Body Image/Self Image
Body image refers to a person's internal picture of his or her external physical appearance. Self image is a
Specific body image or self image concerns vary according to age and gender. Children being treated for cancer have different issues from adults because their self and body images are still being formed. Children and adolescents with cancer sometimes internalize a picture-of themselves as disfigured or unattractive, or as physically weak and incompetent. Even when the cancer has been successfully treated, the child's self image may still reflect feelings of being "sick" or "damaged." A distorted self image in turn can cause difficulties in social relationships as the child grows older. The Candlelighters programs offer practical advice and social support for children with cancer and their families.
Self image problems in adults tend to reflect (and reinforce) American society's patterns of gender socialization. Studies indicate that many women tend to be openly concerned about damage to their external appearance caused by cancer treatments. For many women, anxiety about losing their looks is directly related to fear of losing their husband or partner. Men's concern about outward appearance is less obvious but may be expressed as a need to look "healthy" in order to keep their job. Although there are not as many studies of men's reactions to cancer treatment as there are of women's, recent research indicates that men are still more concerned about losing physical strength or specific physical abilities required by their work than about their looks as such.
It is important to situate body image/self image issues related to cancer treatment within the larger context of contemporary emphasis on physical perfection. Advertising in the mass media encourages people to feel dissatisfied with their bodies. One study of the effects of television advertising on college youth found that as little as half an hour of ideal-body commercials has a negative impact on a person's body image. Another study found that a majority of American adults, men as well as women, believe that people are judged on the basis of appearance first and talent or personality second. In a cultural setting in which healthy people often feel they cannot measure up to media standards of attractiveness, it is not surprising that cancer patients are concerned about the effects of therapy on their appearance.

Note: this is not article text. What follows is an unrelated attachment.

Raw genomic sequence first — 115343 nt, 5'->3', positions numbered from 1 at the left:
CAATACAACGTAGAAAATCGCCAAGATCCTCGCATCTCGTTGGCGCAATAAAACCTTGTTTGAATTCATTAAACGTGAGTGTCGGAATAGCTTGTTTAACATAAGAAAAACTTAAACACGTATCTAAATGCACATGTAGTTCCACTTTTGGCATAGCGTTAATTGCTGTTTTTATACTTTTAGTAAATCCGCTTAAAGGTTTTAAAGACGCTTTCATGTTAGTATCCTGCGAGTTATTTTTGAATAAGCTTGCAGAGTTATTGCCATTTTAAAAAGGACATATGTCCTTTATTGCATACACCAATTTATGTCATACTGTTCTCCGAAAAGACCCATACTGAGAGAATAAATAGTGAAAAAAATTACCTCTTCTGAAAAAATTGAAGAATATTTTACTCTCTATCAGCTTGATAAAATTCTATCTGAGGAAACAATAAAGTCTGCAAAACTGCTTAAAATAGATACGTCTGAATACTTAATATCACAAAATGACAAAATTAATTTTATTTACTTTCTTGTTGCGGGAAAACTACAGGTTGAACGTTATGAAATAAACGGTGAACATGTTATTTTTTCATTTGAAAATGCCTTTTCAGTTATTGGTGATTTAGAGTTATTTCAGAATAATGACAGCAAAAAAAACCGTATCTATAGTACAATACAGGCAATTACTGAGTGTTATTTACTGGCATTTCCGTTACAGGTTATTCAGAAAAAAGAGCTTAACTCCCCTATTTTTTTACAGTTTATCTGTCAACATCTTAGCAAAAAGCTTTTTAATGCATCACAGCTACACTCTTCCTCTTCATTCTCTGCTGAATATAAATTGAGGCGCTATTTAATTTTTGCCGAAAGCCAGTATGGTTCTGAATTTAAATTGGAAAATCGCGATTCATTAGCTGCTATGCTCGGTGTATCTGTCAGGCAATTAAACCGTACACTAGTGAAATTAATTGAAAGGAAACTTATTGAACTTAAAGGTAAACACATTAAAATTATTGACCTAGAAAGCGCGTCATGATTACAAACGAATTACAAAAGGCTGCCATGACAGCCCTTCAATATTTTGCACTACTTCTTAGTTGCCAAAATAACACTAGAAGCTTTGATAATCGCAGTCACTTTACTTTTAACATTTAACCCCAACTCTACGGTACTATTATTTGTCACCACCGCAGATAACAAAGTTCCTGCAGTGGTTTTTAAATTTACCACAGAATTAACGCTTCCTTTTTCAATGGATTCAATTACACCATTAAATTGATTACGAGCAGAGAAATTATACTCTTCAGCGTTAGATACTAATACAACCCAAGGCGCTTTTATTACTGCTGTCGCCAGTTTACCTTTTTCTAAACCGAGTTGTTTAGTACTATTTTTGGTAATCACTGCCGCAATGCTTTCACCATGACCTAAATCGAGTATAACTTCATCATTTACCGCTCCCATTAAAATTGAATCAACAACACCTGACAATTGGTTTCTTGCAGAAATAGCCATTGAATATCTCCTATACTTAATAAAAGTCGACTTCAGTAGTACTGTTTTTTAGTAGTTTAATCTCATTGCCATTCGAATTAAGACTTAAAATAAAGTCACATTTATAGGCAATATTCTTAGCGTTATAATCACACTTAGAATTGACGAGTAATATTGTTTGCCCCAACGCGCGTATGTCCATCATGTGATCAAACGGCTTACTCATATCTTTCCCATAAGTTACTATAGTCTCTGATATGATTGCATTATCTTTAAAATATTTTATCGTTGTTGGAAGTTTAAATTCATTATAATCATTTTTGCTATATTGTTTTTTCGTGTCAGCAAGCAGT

Surgery on the face or the parts of the body associated with sexual performance or attractiveness has a more severe impact on self image than surgery on the hands, feet, or back. Breast surgery in women and surgical treatment of prostate cancer in men are often accompanied by changes in the patient's self image, particularly with respect to sexual relations. Sexual responsiveness can also be affected if the surgeon has had to remove tissue containing nerve endings that are sensitive to touch.
Radiation and chemotherapy
Radiation and chemotherapy can affect a cancer patient's body image because they often cause hair loss, radiation burns, and unattractive changes in the patient's complexion. While hair loss caused by chemotherapy is usually a temporary condition, hair loss caused by radiation treatment may be permanent. In addition, both radiation and chemotherapy can cause nausea, vomiting, fatigue, depression, and other reactions that affect the patient's sense of competence as well as their relationships with others. Self image often suffers when a person feels that job performance and valued relationships are being strained by these side effects of cancer treatment.
Since 1989, the American Cancer Society, the Cosmetic, Toiletry, and Fragrance Association Foundation, and the National Cosmetology Association have sponsored the "Look Good… Feel Better" (LGFB) program, which offers classes in a number of medical centers. These classes help female cancer patients with self image issues as well as teaching them special grooming techniques to manage the side effects of cancer therapy. LGFB has been available in Canada since 1992.